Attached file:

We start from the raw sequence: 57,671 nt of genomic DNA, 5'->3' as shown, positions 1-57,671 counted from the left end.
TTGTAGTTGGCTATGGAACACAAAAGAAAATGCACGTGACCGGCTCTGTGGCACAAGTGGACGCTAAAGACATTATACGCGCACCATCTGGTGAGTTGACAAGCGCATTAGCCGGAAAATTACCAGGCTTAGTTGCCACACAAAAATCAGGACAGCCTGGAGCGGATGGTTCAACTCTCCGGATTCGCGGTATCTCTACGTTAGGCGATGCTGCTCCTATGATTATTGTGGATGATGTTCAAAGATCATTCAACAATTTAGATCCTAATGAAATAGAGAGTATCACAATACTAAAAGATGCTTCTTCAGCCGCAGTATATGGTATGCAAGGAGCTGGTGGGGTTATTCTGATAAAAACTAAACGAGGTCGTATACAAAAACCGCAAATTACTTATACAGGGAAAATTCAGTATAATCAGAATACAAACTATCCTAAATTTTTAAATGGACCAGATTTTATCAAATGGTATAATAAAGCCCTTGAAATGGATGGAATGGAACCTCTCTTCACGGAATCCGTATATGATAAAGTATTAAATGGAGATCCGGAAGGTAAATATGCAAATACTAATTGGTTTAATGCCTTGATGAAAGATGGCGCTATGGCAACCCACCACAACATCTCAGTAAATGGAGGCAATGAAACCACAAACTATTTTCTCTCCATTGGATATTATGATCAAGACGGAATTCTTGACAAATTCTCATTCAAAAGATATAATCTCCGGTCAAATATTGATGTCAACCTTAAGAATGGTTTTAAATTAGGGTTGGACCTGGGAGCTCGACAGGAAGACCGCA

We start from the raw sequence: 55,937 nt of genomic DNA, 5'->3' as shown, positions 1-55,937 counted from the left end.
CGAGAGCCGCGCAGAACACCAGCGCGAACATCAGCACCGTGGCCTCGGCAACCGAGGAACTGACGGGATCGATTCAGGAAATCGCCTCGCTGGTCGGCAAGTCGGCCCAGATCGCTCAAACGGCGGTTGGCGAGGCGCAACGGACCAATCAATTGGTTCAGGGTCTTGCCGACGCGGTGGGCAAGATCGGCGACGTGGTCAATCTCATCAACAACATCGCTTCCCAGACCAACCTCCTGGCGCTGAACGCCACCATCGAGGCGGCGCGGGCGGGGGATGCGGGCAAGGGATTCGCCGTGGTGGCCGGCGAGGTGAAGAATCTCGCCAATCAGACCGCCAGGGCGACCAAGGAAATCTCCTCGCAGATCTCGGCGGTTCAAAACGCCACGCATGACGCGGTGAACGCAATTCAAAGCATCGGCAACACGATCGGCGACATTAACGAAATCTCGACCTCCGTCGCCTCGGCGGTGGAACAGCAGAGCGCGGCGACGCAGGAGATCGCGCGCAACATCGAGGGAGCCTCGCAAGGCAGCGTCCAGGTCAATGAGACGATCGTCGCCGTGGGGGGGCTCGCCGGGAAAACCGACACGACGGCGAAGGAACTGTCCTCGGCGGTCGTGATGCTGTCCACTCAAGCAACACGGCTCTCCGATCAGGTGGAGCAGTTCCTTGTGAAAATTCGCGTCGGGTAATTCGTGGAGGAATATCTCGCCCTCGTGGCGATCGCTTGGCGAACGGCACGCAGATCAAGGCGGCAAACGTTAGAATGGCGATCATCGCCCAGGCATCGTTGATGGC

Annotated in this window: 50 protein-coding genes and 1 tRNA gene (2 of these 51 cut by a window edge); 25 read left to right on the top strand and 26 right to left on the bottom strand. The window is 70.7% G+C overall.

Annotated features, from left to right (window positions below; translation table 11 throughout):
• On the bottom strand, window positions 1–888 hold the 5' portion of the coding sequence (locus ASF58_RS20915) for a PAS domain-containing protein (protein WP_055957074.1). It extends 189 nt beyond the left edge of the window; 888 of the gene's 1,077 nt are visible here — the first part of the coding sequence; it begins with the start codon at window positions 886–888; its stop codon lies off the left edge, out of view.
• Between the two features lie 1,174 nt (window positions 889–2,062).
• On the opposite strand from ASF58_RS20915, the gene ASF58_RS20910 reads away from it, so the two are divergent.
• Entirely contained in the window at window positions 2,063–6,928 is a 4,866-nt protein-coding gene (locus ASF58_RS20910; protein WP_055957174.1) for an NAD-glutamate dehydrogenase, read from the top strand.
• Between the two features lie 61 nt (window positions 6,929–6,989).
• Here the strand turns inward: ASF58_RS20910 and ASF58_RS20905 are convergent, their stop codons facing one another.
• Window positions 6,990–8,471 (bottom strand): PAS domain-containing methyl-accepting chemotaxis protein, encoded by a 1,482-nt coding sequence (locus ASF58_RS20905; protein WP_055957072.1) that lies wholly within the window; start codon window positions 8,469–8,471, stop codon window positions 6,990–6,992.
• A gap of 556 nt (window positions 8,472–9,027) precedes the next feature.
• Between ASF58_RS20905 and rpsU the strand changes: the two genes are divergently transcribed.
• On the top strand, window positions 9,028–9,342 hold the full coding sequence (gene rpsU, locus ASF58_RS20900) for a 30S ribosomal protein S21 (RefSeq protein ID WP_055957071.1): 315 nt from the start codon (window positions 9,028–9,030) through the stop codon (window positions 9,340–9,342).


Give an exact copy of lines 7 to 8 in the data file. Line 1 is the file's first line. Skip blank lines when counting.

• On the bottom strand, window positions 1–888 hold the 5' portion of the coding sequence (locus ASF58_RS20915) for a PAS domain-containing protein (protein WP_055957074.1). It extends 189 nt beyond the left edge of the window; 888 of the gene's 1,077 nt are visible here — the first part of the coding sequence; it begins with the start codon at window positions 886–888; its stop codon lies off the left edge, out of view.
• Between the two features lie 1,174 nt (window positions 889–2,062).